Wed, Sep 05, 2012 - Page 8 News List

Editorial: Polls support emergence of DPP

The next major elections are set for late 2014, with the public to vote for the heads of the five special municipalities, as well as cities and counties. As it is, the governing Chinese Nationalist Party (KMT) is looking like a train wreck in the making. Not only are ratings for the central government in the red, but those for local government are also flashing warning lights.

A survey of the performance of city mayors and county commissioners published by CommonWealth Magazine on Monday showed that four of the top five come from the Democratic Progressive Party (DPP), led by Greater Tainan Mayor William Lai (賴清德), followed by Yilan County Commissioner Lin Tsung-hsien (林聰賢) at No. 2, Chiayi County Commissioner Helen Chang (張花冠) at No. 4 and Greater Kaohsiung Mayor Chen Chu (陳菊) at No. 5. Only one came from the KMT — Miaoli County Commissioner Liu Cheng-hung (劉政鴻).

The DPP’s reputation took a knock when former president Chen Shui-bian (陳水扁) became embroiled in a string of corruption cases. The party took a beating in the 2006 city and county head elections, with even favorably viewed candidates like former Yilan County commissioner Chen Ding-nan (陳定南) not faring well. The party’s showing improved in the special municipality elections in 2010, although former DPP heads Su Tseng-chang (蘇貞昌) and Tsai Ing-wen (蔡英文) failed to capture Taipei or New Taipei City (新北市).

On Sunday, Citizen’s Congress Watch also released an evaluation of members of the legislative committees, with DPP members coming in at the top. The DPP can once again claim diligence in governance — from its handling of national and local affairs.

On the other hand, President Ma Ying-jeou (馬英九), who has been very vocal about fighting corruption, has seen the KMT hit by a string of corruption scandals — from the allegations against former Cabinet secretary-general Lin Yi-shih (林益世) to former National Fire Agency director-general Huang Chi-min (黃季敏) and Criminal Investigation Bureau chief secretary Hsu Jui-shan (許瑞山).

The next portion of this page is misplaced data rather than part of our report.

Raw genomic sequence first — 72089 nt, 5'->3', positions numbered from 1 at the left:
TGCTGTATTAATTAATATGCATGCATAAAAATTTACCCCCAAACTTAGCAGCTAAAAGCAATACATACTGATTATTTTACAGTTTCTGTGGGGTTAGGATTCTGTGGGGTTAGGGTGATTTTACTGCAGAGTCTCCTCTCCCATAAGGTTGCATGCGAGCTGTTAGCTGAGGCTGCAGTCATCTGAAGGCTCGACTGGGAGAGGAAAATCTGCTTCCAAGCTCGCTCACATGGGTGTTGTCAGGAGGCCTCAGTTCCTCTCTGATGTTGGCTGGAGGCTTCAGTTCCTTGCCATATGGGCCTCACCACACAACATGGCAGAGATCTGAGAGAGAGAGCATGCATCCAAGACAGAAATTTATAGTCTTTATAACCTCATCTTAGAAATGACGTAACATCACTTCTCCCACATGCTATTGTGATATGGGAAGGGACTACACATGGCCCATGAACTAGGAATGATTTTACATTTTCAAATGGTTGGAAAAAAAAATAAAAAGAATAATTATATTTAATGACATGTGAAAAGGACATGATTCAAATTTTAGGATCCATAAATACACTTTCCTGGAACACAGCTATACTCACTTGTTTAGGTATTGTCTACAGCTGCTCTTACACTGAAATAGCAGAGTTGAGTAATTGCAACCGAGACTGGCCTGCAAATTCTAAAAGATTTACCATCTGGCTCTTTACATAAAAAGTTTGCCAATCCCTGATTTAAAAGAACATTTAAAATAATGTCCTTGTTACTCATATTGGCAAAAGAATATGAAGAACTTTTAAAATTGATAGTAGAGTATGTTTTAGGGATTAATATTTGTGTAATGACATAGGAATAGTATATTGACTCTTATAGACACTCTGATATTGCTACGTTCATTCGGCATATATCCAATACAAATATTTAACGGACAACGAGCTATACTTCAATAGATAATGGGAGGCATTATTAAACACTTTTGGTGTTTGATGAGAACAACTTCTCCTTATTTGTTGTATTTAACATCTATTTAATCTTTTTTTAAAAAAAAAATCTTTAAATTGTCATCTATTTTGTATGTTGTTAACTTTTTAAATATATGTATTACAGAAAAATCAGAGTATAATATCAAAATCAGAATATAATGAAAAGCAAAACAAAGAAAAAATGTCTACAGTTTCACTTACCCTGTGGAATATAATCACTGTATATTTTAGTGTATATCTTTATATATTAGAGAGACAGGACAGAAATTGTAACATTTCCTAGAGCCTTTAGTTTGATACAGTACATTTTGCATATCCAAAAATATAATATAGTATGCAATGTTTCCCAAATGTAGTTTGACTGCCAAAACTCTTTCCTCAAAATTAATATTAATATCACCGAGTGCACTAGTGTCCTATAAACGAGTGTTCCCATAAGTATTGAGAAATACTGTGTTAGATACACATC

All eyes are now on the KMT’s rising stars: Taipei Mayor Hau Lung-bin (郝龍斌), New Taipei City Mayor Eric Chu (朱立倫) and Greater Taichung Mayor Jason Hu (胡志強). Whenever Ma gets in trouble, political observers watch how these three react, but while they might be viewed as emerging stars within the KMT, the public looks unconvinced. Of the 22 leaders in the CommonWealth survey, Chu, Hu and Hau ranked 19th, 20th and 21st respectively.

With Ma’s popularity rating at rock bottom, the three have been careful to distance themselves from the president. Hau has been taking independent initiatives, with the Taipei City Government changing the name of the street on which democracy advocate Deng Nan-jung (鄭南榕) lived to “Freedom Lane.” During the ceremony to mark the occasion, Hau urged Ma to handle the issue of medical parole for Chen Shui-bian with sensitivity. The Taipei mayor has also lambasted the central government for its failure to amend the Act Governing the Allocation of Government Revenues and Expenditures (財政收支劃分法) and the Public Debt Act (公共債務法).

Even John Wu (吳志揚), commissioner of Taoyuan County, which is seeking an upgrade to special municipality status, is testing his wings. Wu has broached the idea of accessing central government subsidies for the MRT extension to Taiwan Taoyuan International Airport. The KMT faces more of this, where the central government finds it increasingly difficult to keep the local governments in line.

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